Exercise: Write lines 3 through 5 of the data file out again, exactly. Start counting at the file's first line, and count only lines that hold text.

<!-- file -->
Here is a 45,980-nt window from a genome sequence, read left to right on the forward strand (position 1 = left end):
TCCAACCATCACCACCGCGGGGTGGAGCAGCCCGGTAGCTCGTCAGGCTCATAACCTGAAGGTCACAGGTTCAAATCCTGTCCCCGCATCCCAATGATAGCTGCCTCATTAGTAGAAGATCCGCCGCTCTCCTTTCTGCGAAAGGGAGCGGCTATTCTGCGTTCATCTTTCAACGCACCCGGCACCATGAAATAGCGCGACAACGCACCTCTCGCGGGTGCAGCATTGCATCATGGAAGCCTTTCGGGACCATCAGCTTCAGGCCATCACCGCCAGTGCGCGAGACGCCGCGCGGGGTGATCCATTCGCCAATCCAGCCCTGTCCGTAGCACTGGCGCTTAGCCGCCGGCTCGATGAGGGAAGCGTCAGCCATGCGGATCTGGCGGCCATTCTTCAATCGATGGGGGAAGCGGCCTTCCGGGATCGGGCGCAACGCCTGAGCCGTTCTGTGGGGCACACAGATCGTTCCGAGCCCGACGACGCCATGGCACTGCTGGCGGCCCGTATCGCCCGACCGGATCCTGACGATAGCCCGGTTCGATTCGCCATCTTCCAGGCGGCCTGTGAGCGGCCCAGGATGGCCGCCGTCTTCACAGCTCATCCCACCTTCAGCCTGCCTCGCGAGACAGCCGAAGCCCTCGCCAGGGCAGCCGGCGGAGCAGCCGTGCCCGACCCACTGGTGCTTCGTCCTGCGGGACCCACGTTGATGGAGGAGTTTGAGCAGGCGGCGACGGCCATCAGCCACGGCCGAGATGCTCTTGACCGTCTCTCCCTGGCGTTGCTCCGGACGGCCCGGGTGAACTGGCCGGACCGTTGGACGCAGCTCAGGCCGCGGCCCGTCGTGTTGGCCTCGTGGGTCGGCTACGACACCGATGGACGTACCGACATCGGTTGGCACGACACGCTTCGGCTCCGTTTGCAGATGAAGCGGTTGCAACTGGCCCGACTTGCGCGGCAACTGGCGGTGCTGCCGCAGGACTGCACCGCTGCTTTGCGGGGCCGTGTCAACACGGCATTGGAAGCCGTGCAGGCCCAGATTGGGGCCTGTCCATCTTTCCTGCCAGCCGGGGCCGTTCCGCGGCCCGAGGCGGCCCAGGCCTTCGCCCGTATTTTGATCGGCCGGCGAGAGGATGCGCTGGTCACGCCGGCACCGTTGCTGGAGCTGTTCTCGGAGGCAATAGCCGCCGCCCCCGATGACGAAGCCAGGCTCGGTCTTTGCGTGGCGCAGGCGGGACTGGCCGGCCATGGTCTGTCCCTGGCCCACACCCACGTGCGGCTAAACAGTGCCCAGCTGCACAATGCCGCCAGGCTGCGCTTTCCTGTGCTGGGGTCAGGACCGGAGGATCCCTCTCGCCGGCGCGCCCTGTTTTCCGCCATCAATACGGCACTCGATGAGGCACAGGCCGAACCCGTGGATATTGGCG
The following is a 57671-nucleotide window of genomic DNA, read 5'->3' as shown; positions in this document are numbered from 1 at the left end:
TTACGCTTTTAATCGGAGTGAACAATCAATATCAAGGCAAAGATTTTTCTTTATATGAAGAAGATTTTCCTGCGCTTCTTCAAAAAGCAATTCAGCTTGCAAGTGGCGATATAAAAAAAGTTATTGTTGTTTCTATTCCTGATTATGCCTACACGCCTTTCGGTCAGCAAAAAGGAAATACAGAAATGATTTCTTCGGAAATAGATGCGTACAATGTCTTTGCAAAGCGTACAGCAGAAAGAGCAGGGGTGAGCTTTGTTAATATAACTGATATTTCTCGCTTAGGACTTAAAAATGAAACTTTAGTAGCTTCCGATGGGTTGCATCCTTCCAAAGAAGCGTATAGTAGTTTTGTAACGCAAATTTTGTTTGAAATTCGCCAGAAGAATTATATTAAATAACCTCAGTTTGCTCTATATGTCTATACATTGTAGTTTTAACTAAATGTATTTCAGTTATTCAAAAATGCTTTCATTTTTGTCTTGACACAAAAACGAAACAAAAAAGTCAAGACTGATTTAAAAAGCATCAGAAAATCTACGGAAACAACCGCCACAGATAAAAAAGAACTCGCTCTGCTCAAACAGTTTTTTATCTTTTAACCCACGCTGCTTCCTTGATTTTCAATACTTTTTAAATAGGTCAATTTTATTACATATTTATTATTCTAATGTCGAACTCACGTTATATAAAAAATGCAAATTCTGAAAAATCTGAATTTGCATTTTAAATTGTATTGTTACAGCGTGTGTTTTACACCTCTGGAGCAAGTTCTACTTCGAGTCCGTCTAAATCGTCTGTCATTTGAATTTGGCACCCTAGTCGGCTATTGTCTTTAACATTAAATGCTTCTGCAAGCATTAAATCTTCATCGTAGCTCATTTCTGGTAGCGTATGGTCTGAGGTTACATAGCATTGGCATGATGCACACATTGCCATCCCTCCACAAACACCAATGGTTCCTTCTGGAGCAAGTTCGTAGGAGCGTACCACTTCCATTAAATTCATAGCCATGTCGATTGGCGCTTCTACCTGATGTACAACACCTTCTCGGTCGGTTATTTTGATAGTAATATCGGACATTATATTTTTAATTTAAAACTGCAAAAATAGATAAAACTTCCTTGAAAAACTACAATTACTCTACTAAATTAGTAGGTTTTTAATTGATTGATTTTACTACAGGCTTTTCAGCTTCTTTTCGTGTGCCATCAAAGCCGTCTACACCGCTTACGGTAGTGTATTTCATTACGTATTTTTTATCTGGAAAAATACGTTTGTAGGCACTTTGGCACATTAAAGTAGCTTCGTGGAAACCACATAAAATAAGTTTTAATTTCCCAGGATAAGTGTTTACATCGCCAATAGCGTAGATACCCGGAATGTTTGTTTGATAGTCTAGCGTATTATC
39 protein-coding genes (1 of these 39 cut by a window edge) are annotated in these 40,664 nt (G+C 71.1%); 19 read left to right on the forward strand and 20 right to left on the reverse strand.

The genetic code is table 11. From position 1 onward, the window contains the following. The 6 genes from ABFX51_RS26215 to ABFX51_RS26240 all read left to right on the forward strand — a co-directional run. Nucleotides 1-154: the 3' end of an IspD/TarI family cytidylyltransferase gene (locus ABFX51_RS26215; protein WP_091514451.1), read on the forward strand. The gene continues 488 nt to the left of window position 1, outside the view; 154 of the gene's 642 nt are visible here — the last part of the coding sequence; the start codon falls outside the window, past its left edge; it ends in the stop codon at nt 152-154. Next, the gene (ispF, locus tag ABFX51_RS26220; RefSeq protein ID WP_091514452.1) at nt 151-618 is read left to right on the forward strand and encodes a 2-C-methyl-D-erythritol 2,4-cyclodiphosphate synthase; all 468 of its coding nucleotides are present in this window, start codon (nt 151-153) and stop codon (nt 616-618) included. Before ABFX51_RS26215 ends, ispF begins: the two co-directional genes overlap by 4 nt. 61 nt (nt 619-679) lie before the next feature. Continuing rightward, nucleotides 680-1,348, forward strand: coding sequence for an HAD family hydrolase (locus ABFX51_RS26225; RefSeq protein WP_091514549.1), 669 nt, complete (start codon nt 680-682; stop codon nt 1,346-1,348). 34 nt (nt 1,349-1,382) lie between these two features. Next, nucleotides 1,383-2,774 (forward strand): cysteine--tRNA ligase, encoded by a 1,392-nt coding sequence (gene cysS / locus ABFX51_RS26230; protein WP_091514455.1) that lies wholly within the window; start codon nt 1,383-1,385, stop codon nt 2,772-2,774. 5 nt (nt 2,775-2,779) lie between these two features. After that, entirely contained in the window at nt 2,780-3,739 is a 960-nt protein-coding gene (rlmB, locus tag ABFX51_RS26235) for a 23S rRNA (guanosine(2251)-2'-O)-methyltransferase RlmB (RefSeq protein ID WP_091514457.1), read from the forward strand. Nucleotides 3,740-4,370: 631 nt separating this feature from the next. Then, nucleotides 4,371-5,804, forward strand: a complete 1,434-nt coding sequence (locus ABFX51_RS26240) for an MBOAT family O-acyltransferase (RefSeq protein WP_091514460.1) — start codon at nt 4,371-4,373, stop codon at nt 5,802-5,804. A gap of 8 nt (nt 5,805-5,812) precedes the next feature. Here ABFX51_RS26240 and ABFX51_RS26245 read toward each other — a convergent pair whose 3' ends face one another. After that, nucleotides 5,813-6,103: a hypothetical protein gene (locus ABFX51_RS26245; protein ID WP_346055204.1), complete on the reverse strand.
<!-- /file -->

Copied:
The following is a 57671-nucleotide window of genomic DNA, read 5'->3' as shown; positions in this document are numbered from 1 at the left end:
TTACGCTTTTAATCGGAGTGAACAATCAATATCAAGGCAAAGATTTTTCTTTATATGAAGAAGATTTTCCTGCGCTTCTTCAAAAAGCAATTCAGCTTGCAAGTGGCGATATAAAAAAAGTTATTGTTGTTTCTATTCCTGATTATGCCTACACGCCTTTCGGTCAGCAAAAAGGAAATACAGAAATGATTTCTTCGGAAATAGATGCGTACAATGTCTTTGCAAAGCGTACAGCAGAAAGAGCAGGGGTGAGCTTTGTTAATATAACTGATATTTCTCGCTTAGGACTTAAAAATGAAACTTTAGTAGCTTCCGATGGGTTGCATCCTTCCAAAGAAGCGTATAGTAGTTTTGTAACGCAAATTTTGTTTGAAATTCGCCAGAAGAATTATATTAAATAACCTCAGTTTGCTCTATATGTCTATACATTGTAGTTTTAACTAAATGTATTTCAGTTATTCAAAAATGCTTTCATTTTTGTCTTGACACAAAAACGAAACAAAAAAGTCAAGACTGATTTAAAAAGCATCAGAAAATCTACGGAAACAACCGCCACAGATAAAAAAGAACTCGCTCTGCTCAAACAGTTTTTTATCTTTTAACCCACGCTGCTTCCTTGATTTTCAATACTTTTTAAATAGGTCAATTTTATTACATATTTATTATTCTAATGTCGAACTCACGTTATATAAAAAATGCAAATTCTGAAAAATCTGAATTTGCATTTTAAATTGTATTGTTACAGCGTGTGTTTTACACCTCTGGAGCAAGTTCTACTTCGAGTCCGTCTAAATCGTCTGTCATTTGAATTTGGCACCCTAGTCGGCTATTGTCTTTAACATTAAATGCTTCTGCAAGCATTAAATCTTCATCGTAGCTCATTTCTGGTAGCGTATGGTCTGAGGTTACATAGCATTGGCATGATGCACACATTGCCATCCCTCCACAAACACCAATGGTTCCTTCTGGAGCAAGTTCGTAGGAGCGTACCACTTCCATTAAATTCATAGCCATGTCGATTGGCGCTTCTACCTGATGTACAACACCTTCTCGGTCGGTTATTTTGATAGTAATATCGGACATTATATTTTTAATTTAAAACTGCAAAAATAGATAAAACTTCCTTGAAAAACTACAATTACTCTACTAAATTAGTAGGTTTTTAATTGATTGATTTTACTACAGGCTTTTCAGCTTCTTTTCGTGTGCCATCAAAGCCGTCTACACCGCTTACGGTAGTGTATTTCATTACGTATTTTTTATCTGGAAAAATACGTTTGTAGGCACTTTGGCACATTAAAGTAGCTTCGTGGAAACCACATAAAATAAGTTTTAATTTCCCAGGATAAGTGTTTACATCGCCAATAGCGTAGATACCCGGAATGTTTGTTTGATAGTCTAGCGTATTATC
39 protein-coding genes (1 of these 39 cut by a window edge) are annotated in these 40,664 nt (G+C 71.1%); 19 read left to right on the forward strand and 20 right to left on the reverse strand.